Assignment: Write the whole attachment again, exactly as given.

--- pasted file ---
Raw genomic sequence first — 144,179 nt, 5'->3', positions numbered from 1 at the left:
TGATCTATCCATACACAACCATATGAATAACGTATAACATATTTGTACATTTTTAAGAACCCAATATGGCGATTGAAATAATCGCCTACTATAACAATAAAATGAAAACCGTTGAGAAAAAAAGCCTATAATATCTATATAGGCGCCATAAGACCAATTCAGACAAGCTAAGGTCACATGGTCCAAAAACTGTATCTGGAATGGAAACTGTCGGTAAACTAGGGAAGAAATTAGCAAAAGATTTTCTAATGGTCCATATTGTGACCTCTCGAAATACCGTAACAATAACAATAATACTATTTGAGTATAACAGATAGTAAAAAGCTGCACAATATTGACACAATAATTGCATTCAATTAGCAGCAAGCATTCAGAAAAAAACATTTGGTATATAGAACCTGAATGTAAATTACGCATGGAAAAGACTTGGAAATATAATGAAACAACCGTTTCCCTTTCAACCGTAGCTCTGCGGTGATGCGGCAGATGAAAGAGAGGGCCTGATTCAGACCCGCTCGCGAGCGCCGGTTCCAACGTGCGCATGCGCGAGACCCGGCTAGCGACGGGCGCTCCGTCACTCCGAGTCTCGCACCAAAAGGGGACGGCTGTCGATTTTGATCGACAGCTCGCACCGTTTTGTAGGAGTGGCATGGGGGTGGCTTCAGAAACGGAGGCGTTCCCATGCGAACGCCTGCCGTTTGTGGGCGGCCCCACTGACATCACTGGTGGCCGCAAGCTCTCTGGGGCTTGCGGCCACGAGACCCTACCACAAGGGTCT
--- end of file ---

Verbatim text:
Raw genomic sequence first — 144,179 nt, 5'->3', positions numbered from 1 at the left:
TGATCTATCCATACACAACCATATGAATAACGTATAACATATTTGTACATTTTTAAGAACCCAATATGGCGATTGAAATAATCGCCTACTATAACAATAAAATGAAAACCGTTGAGAAAAAAAGCCTATAATATCTATATAGGCGCCATAAGACCAATTCAGACAAGCTAAGGTCACATGGTCCAAAAACTGTATCTGGAATGGAAACTGTCGGTAAACTAGGGAAGAAATTAGCAAAAGATTTTCTAATGGTCCATATTGTGACCTCTCGAAATACCGTAACAATAACAATAATACTATTTGAGTATAACAGATAGTAAAAAGCTGCACAATATTGACACAATAATTGCATTCAATTAGCAGCAAGCATTCAGAAAAAAACATTTGGTATATAGAACCTGAATGTAAATTACGCATGGAAAAGACTTGGAAATATAATGAAACAACCGTTTCCCTTTCAACCGTAGCTCTGCGGTGATGCGGCAGATGAAAGAGAGGGCCTGATTCAGACCCGCTCGCGAGCGCCGGTTCCAACGTGCGCATGCGCGAGACCCGGCTAGCGACGGGCGCTCCGTCACTCCGAGTCTCGCACCAAAAGGGGACGGCTGTCGATTTTGATCGACAGCTCGCACCGTTTTGTAGGAGTGGCATGGGGGTGGCTTCAGAAACGGAGGCGTTCCCATGCGAACGCCTGCCGTTTGTGGGCGGCCCCACTGACATCACTGGTGGCCGCAAGCTCTCTGGGGCTTGCGGCCACGAGACCCTACCACAAGGGTCT